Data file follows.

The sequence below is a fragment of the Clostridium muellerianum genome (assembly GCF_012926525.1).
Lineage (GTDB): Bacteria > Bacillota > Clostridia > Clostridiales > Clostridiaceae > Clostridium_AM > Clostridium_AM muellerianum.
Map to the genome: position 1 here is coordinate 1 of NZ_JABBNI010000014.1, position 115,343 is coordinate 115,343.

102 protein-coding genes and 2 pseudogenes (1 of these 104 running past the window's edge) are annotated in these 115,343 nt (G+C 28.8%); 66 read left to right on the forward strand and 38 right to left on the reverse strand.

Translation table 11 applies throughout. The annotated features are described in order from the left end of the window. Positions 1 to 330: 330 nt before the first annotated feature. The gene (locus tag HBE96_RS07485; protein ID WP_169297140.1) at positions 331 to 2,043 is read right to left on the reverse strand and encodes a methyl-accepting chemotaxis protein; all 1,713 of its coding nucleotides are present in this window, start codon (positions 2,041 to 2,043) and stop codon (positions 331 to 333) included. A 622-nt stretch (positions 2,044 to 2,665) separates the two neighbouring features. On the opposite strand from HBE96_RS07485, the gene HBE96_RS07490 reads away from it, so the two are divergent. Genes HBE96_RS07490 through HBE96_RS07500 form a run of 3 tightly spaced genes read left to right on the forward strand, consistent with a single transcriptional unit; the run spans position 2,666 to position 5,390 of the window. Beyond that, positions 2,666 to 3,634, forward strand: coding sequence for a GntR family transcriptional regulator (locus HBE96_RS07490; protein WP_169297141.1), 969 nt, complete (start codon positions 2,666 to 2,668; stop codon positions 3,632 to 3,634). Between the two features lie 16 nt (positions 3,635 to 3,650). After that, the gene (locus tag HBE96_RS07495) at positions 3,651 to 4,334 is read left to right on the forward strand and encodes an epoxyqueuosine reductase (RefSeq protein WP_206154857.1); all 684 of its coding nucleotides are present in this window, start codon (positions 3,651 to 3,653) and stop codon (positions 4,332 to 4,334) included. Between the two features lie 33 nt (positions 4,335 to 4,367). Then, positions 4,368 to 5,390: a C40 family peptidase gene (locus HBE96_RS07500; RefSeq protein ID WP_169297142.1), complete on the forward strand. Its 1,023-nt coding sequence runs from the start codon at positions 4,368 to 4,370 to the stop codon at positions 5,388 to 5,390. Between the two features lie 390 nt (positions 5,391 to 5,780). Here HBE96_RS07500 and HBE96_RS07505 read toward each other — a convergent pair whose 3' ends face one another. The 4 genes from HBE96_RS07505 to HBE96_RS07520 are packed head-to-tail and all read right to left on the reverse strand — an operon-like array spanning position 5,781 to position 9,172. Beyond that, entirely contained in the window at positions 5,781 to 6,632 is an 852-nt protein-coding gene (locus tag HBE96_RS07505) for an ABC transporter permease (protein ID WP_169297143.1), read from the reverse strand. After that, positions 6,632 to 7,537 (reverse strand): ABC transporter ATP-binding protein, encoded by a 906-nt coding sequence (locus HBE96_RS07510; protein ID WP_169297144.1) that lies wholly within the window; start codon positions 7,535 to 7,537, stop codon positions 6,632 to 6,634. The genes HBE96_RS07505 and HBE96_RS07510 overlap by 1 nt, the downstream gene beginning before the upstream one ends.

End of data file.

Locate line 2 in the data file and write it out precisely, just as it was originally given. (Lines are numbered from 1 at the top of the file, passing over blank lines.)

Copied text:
Lineage (GTDB): Bacteria > Bacillota > Clostridia > Clostridiales > Clostridiaceae > Clostridium_AM > Clostridium_AM muellerianum.